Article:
WikiLeaker found guilty of breaking Swiss banking secrecy rules

A Swiss banker who claims to have handed to WikiLeaks data on tax evaders has been found guilty in Zurich and sentenced to a fine of over 6,000 Swiss francs ($6,000).

Rudolf Elmer was accused of breaking the country's strict banking secrecy rules. He claimed in court in Zurich that he acted after being persecuted by his former employer, Julius Baer.

British investigative journalist Tony Gosling believes that very rich and powerful people should not be treated like everybody else in terms of the privacy of their banking information.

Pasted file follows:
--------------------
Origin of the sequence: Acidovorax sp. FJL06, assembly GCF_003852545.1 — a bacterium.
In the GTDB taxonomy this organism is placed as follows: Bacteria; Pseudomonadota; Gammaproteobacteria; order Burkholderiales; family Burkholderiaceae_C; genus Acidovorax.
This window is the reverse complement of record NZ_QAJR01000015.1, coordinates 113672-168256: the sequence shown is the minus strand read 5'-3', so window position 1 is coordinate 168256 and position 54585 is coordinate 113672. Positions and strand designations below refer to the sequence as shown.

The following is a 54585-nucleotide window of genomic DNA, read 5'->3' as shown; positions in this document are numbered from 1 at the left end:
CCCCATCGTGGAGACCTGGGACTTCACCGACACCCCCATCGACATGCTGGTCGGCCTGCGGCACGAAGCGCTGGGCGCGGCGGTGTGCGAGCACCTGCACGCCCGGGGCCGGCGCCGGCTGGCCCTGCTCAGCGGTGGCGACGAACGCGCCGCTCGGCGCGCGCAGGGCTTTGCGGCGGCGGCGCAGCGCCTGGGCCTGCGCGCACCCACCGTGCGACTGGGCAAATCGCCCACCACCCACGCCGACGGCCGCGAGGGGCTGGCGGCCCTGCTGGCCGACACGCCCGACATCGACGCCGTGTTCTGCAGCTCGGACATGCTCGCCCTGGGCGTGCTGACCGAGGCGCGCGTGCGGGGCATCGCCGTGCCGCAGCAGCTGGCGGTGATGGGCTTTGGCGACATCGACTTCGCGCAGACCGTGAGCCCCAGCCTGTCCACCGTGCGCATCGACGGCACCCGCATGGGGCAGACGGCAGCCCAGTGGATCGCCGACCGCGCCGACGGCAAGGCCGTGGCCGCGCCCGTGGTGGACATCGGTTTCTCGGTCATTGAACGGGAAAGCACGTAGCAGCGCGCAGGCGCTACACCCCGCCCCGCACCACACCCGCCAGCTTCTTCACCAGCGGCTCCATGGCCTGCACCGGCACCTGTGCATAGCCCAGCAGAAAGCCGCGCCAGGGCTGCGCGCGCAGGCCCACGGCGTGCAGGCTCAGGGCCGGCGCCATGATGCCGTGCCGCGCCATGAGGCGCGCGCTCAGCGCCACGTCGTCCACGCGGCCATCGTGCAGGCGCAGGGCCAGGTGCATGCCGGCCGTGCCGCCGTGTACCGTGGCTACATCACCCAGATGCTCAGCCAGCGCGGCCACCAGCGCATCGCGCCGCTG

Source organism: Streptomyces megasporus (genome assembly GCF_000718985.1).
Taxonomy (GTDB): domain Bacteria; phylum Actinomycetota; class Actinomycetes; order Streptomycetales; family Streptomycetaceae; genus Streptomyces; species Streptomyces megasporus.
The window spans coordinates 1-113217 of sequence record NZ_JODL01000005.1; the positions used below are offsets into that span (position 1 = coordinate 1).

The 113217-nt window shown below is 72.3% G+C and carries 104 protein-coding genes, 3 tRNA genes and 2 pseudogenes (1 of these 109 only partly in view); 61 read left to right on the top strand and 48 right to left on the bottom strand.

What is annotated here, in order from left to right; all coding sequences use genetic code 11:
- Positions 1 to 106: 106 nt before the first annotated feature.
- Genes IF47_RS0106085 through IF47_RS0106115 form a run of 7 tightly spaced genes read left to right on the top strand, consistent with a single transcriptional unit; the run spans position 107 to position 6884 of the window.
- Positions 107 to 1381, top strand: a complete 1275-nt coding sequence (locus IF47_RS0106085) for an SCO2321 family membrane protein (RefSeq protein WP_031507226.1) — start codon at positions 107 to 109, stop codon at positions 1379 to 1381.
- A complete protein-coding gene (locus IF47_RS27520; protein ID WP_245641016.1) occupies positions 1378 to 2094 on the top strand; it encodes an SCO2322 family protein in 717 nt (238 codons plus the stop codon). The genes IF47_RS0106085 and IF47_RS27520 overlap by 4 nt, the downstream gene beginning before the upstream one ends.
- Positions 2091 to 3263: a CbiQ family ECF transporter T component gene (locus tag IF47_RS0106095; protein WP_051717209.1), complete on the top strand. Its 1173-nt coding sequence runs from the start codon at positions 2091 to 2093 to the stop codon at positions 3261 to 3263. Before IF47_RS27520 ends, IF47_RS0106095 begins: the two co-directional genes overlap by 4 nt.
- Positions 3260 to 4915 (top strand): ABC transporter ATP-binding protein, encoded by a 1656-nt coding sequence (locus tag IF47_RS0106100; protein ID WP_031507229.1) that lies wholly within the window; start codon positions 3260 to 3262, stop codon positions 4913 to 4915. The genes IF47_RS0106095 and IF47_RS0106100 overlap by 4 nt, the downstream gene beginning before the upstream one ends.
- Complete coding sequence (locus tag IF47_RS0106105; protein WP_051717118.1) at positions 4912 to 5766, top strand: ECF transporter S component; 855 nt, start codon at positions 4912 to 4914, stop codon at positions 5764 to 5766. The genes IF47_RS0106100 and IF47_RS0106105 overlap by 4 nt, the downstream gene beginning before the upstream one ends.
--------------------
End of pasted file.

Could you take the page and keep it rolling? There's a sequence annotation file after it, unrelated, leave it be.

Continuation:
“I don’t think there is much doubt here that massive tax evasion has been going on, and Swiss authorities have been too relaxed on it for far too long,” he said.

Gosling said that the whole point of Elmer’s trial is to warn off anyone who might consider leaking information to WikiLeaks in the future.

“The reason [behind this case] is to make sure that any bankers who are thinking of leaking information – whether to investigative journalists, to WikiLeaks or on the internet – have second thoughts,” Gosling said.